By Robert Sconce


vanishing_march2011One of the staples at our house for 30 years or so has been the martini, straight up with a twist of lemon peel. Word has got around that I make the best martini in the West which helps my social life. That’s because lots of casual friends invite me to their dinner parties so they can ask me to make the martinis. They believe good martinis tend to improve their social status. And they are right.

Therefore, it is with deep dismay that I read the martini is on its way to history’s ash heap. One author I read even said that “to the young, Vermouth is a state.” All this caused me to look around to see what people were drinking on our St. Maarten trip, and I was devastated by the evidence that nobody but nobody ordered a martini.

I ordered one once at a fancy, haute cuisine sort of place and at first they didn’t seem to know what I was talking about. After I explained, they finally brought something in a brandy snifter. The liquid was cloudy, room temperature, and had a slice of lemon floating in it. I thought I would throw up.

I have done all I can to revive interest, especially among the young, but I’m not getting anywhere. Beer, fruity concoctions and exotic aperitifs seem to be the drinks of preference, don´t ask me why. One of my customers even euchred me into trying an Amaretto sour, whatever that is. It had a fetching flavor like an imported gumdrop, but it did absolutely nothing to bring on that glorious martini euphoria that wafts me into Elysian Fields.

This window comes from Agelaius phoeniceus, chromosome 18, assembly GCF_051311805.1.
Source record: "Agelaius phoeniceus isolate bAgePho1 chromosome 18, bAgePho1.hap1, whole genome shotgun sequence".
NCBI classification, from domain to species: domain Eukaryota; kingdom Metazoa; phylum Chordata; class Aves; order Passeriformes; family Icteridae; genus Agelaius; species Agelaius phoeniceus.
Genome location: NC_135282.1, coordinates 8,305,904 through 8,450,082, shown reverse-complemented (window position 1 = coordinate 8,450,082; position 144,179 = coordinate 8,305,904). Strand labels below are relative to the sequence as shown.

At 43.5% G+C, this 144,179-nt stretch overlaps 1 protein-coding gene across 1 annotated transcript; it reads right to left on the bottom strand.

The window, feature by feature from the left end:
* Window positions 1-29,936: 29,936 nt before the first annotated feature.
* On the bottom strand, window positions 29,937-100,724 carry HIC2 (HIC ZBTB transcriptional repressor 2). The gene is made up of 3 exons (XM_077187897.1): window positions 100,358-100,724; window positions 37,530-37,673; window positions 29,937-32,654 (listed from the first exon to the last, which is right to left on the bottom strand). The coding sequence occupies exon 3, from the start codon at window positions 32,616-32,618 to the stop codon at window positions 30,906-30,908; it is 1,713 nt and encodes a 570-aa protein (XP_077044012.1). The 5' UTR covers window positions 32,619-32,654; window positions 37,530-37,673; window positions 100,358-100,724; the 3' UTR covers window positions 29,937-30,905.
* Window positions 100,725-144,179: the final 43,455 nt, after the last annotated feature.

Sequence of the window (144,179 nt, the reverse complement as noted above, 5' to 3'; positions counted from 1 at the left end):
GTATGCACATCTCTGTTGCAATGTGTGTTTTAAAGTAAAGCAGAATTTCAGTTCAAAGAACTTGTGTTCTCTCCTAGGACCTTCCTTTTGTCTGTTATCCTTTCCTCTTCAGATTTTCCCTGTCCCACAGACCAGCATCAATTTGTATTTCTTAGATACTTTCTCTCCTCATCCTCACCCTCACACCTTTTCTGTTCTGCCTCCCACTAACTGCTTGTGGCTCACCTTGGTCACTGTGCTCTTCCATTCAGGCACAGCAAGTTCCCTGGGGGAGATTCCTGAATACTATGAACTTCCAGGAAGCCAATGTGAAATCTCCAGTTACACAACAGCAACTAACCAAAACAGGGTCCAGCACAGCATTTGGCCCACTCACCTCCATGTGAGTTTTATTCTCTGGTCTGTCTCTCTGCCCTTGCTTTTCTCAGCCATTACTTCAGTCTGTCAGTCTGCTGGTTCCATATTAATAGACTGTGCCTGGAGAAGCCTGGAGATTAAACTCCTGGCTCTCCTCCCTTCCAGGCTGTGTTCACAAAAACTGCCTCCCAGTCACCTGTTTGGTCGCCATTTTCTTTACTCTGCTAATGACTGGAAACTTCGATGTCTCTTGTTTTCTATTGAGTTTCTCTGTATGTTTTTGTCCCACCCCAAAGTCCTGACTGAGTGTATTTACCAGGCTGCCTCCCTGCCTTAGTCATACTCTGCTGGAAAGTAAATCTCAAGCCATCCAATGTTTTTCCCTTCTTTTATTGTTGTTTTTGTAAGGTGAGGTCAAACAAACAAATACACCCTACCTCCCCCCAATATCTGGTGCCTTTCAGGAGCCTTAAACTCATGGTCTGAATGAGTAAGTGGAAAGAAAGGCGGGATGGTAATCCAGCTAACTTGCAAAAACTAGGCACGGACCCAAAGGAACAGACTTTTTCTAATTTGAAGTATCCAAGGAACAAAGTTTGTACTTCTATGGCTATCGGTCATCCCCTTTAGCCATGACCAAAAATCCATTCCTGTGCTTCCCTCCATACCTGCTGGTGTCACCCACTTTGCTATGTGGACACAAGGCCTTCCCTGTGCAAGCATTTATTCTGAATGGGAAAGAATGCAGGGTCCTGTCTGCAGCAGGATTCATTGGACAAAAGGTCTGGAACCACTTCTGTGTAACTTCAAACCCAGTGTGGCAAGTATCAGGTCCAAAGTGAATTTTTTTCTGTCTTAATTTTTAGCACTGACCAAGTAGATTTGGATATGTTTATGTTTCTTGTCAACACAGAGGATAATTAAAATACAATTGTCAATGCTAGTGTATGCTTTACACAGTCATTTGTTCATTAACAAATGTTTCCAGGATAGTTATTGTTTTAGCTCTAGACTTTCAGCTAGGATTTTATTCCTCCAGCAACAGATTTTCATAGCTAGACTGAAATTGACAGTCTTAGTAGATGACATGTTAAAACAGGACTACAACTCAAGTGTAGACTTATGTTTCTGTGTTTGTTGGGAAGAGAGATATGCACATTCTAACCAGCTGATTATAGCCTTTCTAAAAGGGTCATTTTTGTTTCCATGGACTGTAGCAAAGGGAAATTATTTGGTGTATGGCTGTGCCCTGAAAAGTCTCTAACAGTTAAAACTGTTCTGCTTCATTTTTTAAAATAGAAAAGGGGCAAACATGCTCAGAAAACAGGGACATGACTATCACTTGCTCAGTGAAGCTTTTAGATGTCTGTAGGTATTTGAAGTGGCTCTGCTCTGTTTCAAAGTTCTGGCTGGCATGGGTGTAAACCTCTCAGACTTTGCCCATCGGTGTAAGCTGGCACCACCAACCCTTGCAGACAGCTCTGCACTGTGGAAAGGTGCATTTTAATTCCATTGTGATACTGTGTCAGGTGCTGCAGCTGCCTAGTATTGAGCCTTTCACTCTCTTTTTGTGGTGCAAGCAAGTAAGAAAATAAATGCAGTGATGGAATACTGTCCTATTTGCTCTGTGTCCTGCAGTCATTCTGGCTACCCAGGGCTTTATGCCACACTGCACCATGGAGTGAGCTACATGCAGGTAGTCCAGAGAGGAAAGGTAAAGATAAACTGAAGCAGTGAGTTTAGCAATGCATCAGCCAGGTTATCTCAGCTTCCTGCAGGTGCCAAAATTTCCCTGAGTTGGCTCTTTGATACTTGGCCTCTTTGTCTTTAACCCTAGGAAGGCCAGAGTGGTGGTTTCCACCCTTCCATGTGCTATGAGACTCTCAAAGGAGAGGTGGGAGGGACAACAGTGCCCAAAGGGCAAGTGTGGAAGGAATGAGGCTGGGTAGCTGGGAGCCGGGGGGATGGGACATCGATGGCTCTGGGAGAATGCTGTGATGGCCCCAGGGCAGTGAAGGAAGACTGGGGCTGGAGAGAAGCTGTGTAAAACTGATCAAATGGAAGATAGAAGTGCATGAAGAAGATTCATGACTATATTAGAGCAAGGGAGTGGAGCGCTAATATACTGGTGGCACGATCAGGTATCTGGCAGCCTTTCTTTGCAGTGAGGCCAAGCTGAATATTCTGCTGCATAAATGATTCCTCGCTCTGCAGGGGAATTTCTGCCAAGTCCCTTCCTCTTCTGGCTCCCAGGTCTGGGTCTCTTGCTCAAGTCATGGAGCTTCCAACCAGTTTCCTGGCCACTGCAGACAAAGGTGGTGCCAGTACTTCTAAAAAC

The only ray of hope I’ve had in recent weeks came at an Omaha restaurant
known for its honest approach to food and drink. They served me a martini not quite as subtle as I like, but not bad at all. I told the waitress it was very good, and she said “We’ve been getting lots of compliments from our martini customers since we quit putting in Vermouth.”

(Ed. Note: The following was tendered by Mark Sconce, a newcomer to the Ajijic Writers’ Group. “My Dad wrote the piece below many years ago for a newsletter he sent out to the building trade. Poor Robert’s Almanac became so popular that he was given an award at a black tie affair one night at the Waldorf.  ‘The Vanishing Martini’ is one of his droller pieces.”)

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